A few cold nights on the Columbus road west of Northport probably forced Chief Eufaula to reconsider his words about believing Alabamians wishing him well. Captain Page, the U.S. Army escort, soon learned why the Southern Indians, so noted for the silent dignity of their grief, would call their journey west, The Trail of Tears. He wrote from Columbus, Mississippi on January 6, 1835, that the cold weather was "so severe on the little children and old persons and some of them nearly naked that they would perish if they were not attended to. I have to stop the wagons to take the children out and warm them and put them back again six or seven times a day. I send ahead and have fires built for this purpose. I wrap them in tents and anything I can get hold of to keep them from freezing. Strict attention had to be paid to this or some must inevitably have perished. Five or six in each wagon constantly crying in consequence of suffering with cold. I am sometimes at a stand to know how to get along under existing circumstances. There was continued crying from morning to night with the children. I used to encourage them by saying that the weather would moderate in a few days, but it never happened during the whole trip."

Three months later, after miles of walking through severe snow storms, Chief Eufaula's group arrived at Ft. Gibson. Four hundred sixty-nine of the six hundred  in the original party survived this deplorably bad journey.

The next group of Creek Indians to use Tuscaloosa as a stopover on the trail to Ft. Gibson arrived in town on September 12, 1836. This group of 2,700 Indians under Chief Opothleyaholo had their march delayed by whites who filed suits against the chief and other Indians for fraudulent debts. By turning over their 1837 annual annuity of $31,900 to the whites and agreeing to "furnish from their tribe 600 to 1000 men for service against the Seminoles," Chief Opothaleyaholo paid his people's ransom and they were allowed to leave east Alabama.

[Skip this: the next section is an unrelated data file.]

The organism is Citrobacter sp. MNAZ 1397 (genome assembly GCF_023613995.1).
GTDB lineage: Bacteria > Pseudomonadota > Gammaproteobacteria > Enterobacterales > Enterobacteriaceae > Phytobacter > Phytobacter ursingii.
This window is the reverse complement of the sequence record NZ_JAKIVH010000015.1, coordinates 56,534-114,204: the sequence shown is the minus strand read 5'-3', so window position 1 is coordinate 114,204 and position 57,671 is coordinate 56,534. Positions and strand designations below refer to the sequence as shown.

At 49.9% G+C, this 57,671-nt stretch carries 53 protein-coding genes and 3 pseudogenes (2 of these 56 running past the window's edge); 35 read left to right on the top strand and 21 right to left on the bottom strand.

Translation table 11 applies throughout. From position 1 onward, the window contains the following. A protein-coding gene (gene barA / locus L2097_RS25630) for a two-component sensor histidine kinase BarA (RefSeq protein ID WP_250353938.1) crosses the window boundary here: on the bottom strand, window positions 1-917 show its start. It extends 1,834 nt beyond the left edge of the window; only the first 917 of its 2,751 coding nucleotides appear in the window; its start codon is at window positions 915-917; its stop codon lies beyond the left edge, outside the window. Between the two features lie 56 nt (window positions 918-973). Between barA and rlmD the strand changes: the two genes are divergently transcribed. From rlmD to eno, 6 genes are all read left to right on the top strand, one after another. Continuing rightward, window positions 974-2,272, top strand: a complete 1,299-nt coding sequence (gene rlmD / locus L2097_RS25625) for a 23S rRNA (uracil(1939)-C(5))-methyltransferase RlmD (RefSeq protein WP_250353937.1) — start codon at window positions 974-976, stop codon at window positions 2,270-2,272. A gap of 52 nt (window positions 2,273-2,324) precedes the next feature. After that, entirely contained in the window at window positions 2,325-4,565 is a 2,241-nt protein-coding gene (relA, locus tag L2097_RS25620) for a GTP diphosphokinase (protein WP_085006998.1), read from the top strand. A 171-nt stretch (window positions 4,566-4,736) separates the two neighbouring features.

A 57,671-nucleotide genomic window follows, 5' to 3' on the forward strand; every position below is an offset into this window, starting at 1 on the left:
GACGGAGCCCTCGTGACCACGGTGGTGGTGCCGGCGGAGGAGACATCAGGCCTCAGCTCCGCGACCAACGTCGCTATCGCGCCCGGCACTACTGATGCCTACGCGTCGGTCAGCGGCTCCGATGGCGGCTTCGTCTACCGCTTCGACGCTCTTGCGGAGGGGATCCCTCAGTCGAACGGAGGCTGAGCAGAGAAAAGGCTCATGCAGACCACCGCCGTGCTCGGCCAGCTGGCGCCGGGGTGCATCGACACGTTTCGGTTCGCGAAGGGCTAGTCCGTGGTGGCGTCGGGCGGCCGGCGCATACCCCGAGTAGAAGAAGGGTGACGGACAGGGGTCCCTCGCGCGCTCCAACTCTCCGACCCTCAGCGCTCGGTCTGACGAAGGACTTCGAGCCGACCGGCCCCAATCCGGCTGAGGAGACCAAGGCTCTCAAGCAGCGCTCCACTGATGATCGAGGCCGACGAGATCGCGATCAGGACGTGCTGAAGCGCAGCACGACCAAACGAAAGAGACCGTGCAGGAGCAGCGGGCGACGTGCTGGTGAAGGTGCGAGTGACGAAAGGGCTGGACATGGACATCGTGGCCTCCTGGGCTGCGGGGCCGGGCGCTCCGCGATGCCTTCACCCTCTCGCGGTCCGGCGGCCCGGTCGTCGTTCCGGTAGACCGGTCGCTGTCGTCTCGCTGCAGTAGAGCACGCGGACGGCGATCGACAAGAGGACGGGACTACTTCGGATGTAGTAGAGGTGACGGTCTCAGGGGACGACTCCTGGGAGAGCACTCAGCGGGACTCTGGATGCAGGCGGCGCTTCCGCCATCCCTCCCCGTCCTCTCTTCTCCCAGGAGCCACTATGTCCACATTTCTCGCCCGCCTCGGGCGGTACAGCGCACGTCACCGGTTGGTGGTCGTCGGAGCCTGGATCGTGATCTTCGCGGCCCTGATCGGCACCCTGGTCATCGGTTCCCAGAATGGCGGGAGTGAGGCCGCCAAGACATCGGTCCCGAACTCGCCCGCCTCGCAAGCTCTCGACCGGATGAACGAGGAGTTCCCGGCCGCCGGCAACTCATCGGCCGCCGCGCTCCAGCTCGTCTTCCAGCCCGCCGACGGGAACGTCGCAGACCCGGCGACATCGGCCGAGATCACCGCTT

The Sunday edition of the July 20, 1919 TUSCALOOSA NEWS contains an article by Thomas Clinton entitled, "Interesting Account of Emigration of the Creek Indians in 1836." This description of Chief Opothleyaholo's people's visit to Tuscaloosa was the first installment in a long series of articles by Clinton on Tuscaloosa's history (Clinton's son Matt continued this family tradition of historical articles in the NEWS through the 1970s). In his article Clinton includes Dr. Joshua Foster's version of the Indians' visit to Tuscaloosa:

"In their [the Creek Indians] emigration westward, some of them camped where the University observatory now stands...I had passed the grave of a chieftain's son in the northwest corner of the old Observatory field and seen its lonely sentinel, the pet dog of the little dead boy, as he kept his ceaseless vigil over the tomb of his master. My heart yearned in youthful sympathy for the young Indian.

...With other boys I visited their camp and bought from them a few trinkets. We had gone again to visit another camp across the river where we saw some boys and girls- fifty or more between the ages of two and twenty years, not clad in modern bathing suits, but all in their birthday suits or in undress uniform, all paddling like ducks in the creek. I had seen Opothleyaholo and his lithe and graceful daughters and heard the great chief talk in eloquent pathos of their bitter grief on leaving their hunting grounds and the graves of their fathers."